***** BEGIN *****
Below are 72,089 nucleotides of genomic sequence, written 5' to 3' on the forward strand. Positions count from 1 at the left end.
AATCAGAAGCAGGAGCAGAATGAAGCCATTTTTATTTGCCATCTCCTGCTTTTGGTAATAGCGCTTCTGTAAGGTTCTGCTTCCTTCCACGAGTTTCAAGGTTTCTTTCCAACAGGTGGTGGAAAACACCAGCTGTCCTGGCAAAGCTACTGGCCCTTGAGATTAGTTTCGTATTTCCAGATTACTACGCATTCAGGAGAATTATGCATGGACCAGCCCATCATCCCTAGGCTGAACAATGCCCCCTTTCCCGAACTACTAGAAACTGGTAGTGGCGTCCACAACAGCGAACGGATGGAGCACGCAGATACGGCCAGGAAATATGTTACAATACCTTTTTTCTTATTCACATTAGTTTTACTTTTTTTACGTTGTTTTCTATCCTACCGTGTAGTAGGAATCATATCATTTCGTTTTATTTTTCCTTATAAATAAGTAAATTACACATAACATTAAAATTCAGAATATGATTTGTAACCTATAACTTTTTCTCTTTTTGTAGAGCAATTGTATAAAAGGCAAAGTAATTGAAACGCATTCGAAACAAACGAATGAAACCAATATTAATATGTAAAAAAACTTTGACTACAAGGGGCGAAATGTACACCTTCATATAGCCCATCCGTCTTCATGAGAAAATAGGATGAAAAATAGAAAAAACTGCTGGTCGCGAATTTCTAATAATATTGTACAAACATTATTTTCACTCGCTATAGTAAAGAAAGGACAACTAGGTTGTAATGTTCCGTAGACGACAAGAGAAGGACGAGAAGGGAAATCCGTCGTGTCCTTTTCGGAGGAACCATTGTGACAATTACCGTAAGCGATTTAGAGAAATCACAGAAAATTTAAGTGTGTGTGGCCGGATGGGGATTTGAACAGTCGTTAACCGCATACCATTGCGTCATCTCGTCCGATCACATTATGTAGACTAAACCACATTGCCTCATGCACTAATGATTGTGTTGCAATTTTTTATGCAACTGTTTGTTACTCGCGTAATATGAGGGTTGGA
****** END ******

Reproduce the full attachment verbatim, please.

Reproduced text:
Below are 72,089 nucleotides of genomic sequence, written 5' to 3' on the forward strand. Positions count from 1 at the left end.
AATCAGAAGCAGGAGCAGAATGAAGCCATTTTTATTTGCCATCTCCTGCTTTTGGTAATAGCGCTTCTGTAAGGTTCTGCTTCCTTCCACGAGTTTCAAGGTTTCTTTCCAACAGGTGGTGGAAAACACCAGCTGTCCTGGCAAAGCTACTGGCCCTTGAGATTAGTTTCGTATTTCCAGATTACTACGCATTCAGGAGAATTATGCATGGACCAGCCCATCATCCCTAGGCTGAACAATGCCCCCTTTCCCGAACTACTAGAAACTGGTAGTGGCGTCCACAACAGCGAACGGATGGAGCACGCAGATACGGCCAGGAAATATGTTACAATACCTTTTTTCTTATTCACATTAGTTTTACTTTTTTTACGTTGTTTTCTATCCTACCGTGTAGTAGGAATCATATCATTTCGTTTTATTTTTCCTTATAAATAAGTAAATTACACATAACATTAAAATTCAGAATATGATTTGTAACCTATAACTTTTTCTCTTTTTGTAGAGCAATTGTATAAAAGGCAAAGTAATTGAAACGCATTCGAAACAAACGAATGAAACCAATATTAATATGTAAAAAAACTTTGACTACAAGGGGCGAAATGTACACCTTCATATAGCCCATCCGTCTTCATGAGAAAATAGGATGAAAAATAGAAAAAACTGCTGGTCGCGAATTTCTAATAATATTGTACAAACATTATTTTCACTCGCTATAGTAAAGAAAGGACAACTAGGTTGTAATGTTCCGTAGACGACAAGAGAAGGACGAGAAGGGAAATCCGTCGTGTCCTTTTCGGAGGAACCATTGTGACAATTACCGTAAGCGATTTAGAGAAATCACAGAAAATTTAAGTGTGTGTGGCCGGATGGGGATTTGAACAGTCGTTAACCGCATACCATTGCGTCATCTCGTCCGATCACATTATGTAGACTAAACCACATTGCCTCATGCACTAATGATTGTGTTGCAATTTTTTATGCAACTGTTTGTTACTCGCGTAATATGAGGGTTGGA